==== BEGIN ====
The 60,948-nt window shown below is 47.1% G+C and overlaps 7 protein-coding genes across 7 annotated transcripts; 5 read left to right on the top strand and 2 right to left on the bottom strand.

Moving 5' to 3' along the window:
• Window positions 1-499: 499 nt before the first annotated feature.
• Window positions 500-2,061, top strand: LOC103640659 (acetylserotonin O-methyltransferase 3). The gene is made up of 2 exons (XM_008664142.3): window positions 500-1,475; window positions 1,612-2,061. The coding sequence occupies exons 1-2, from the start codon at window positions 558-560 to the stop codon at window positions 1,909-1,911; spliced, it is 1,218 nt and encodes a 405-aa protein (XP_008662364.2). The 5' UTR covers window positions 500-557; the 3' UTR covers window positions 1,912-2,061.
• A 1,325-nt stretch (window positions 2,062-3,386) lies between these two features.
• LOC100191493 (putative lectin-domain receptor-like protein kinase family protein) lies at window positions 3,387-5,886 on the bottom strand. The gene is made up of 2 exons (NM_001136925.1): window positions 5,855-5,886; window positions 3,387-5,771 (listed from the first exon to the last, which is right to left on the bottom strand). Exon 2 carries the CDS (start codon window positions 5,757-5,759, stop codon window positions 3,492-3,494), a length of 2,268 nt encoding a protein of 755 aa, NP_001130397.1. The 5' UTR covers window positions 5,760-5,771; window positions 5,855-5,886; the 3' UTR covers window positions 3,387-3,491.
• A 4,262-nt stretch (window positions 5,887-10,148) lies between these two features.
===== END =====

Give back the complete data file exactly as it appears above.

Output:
The 60,948-nt window shown below is 47.1% G+C and overlaps 7 protein-coding genes across 7 annotated transcripts; 5 read left to right on the top strand and 2 right to left on the bottom strand.

Moving 5' to 3' along the window:
• Window positions 1-499: 499 nt before the first annotated feature.
• Window positions 500-2,061, top strand: LOC103640659 (acetylserotonin O-methyltransferase 3). The gene is made up of 2 exons (XM_008664142.3): window positions 500-1,475; window positions 1,612-2,061. The coding sequence occupies exons 1-2, from the start codon at window positions 558-560 to the stop codon at window positions 1,909-1,911; spliced, it is 1,218 nt and encodes a 405-aa protein (XP_008662364.2). The 5' UTR covers window positions 500-557; the 3' UTR covers window positions 1,912-2,061.
• A 1,325-nt stretch (window positions 2,062-3,386) lies between these two features.
• LOC100191493 (putative lectin-domain receptor-like protein kinase family protein) lies at window positions 3,387-5,886 on the bottom strand. The gene is made up of 2 exons (NM_001136925.1): window positions 5,855-5,886; window positions 3,387-5,771 (listed from the first exon to the last, which is right to left on the bottom strand). Exon 2 carries the CDS (start codon window positions 5,757-5,759, stop codon window positions 3,492-3,494), a length of 2,268 nt encoding a protein of 755 aa, NP_001130397.1. The 5' UTR covers window positions 5,760-5,771; window positions 5,855-5,886; the 3' UTR covers window positions 3,387-3,491.
• A 4,262-nt stretch (window positions 5,887-10,148) lies between these two features.